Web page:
The importance of research

January 04, 1995

The recent series by reporter David Folkenflik showed that higher education can't be improved simply by forcing professors to spend more time on instruction and less on research. These twin components of a professor's job are equally useful to the student body, the good name and the bottom line of most public and private universities.

Still, the frustration of students who complain they're taught more often by young doctoral candidates than by tenured professors is understandable. Maryland legislators, tuned into the steady buzz of displeasure across the state and peeved themselves at the seeming reluctance of University of Maryland officials to address the topic, have withheld $21.5 million from the UM system. The legislators will likely release the money early next year if they're satisfied with a study of how professors spend their time and a policy for faculty schedules, both recently submitted by UM officials.

The pressure from students, their families and state lawmakers has had the helpful effect of making educators more sensitive to this issue. State senators and delegates would be taking a step in the wrong direction, however, if they tried to legislate increased classroom hours for professors. Other states have tried this approach and found it ineffective. Besides, Gov.-elect Parris N. Glendening, a longtime associate professor at College Park, would almost surely veto such legislation.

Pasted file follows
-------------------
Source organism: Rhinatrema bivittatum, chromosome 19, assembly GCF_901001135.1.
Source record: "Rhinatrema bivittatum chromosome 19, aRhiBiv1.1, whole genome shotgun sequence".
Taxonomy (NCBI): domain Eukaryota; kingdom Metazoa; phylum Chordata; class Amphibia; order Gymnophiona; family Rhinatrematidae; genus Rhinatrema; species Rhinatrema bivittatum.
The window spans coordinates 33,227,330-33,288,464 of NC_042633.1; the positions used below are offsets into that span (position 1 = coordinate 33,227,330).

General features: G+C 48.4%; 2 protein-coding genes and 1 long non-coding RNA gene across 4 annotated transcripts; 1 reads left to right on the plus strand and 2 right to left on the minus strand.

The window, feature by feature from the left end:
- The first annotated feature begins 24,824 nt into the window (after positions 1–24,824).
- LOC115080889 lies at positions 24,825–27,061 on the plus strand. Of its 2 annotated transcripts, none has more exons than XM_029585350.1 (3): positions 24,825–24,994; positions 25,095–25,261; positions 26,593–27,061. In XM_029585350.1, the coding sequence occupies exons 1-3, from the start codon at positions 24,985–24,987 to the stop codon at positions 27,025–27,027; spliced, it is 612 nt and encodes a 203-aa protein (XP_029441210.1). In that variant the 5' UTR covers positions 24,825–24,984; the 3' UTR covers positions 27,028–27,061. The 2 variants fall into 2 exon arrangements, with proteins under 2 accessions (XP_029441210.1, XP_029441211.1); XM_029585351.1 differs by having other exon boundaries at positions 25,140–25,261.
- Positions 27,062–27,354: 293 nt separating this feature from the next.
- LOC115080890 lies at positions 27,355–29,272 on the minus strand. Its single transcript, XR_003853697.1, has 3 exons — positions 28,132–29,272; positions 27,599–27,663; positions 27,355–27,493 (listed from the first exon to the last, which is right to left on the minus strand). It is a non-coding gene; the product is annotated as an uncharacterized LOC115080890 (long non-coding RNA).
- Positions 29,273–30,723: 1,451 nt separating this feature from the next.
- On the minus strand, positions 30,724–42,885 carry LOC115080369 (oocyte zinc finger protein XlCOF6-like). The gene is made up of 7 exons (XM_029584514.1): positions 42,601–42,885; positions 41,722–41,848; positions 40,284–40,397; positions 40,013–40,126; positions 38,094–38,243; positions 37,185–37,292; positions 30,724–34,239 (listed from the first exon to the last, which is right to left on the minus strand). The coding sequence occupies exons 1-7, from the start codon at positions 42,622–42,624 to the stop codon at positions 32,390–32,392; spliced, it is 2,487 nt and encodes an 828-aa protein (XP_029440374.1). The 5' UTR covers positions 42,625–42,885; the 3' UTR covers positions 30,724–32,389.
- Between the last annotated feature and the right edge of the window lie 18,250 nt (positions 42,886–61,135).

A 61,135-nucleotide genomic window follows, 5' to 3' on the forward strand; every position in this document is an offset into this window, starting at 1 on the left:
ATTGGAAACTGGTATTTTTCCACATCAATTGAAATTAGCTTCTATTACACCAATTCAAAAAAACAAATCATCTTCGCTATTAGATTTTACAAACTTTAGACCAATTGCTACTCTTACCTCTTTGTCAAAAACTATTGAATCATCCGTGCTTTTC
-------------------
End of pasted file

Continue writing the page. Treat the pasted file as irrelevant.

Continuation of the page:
Even worse, it ignores the importance of research as a source of funding and prestige for a school -- and as an engine of economic development. Without research, there would be no "rainmakers," or star faculty members, who in turn attract other top scholars and students, the same way Duke draws top basketball players and Penn State gets the best linebackers. Students benefit when they can tout a sheepskin from a highly regarded university as they hunt for employment.

The existence of a star system doesn't let colleges off the hook. They must be accountable for the quality of research done by faculty members -- rainmakers and rookies alike. One solution might be a regular review of each teacher's research to ensure it amounts to more than critiques of obscure books in even more obscure journals.

In addition, the state's Department of Higher Education could publish a guide telling secondary school students and their families what to expect from various Maryland colleges -- for example, that professors at Towson State and Bowie State devote more time to classroom instruction than do their counterparts at College Park. Such a guide would help families become better consumers as they seek out the schools best suited to their sons and daughters.


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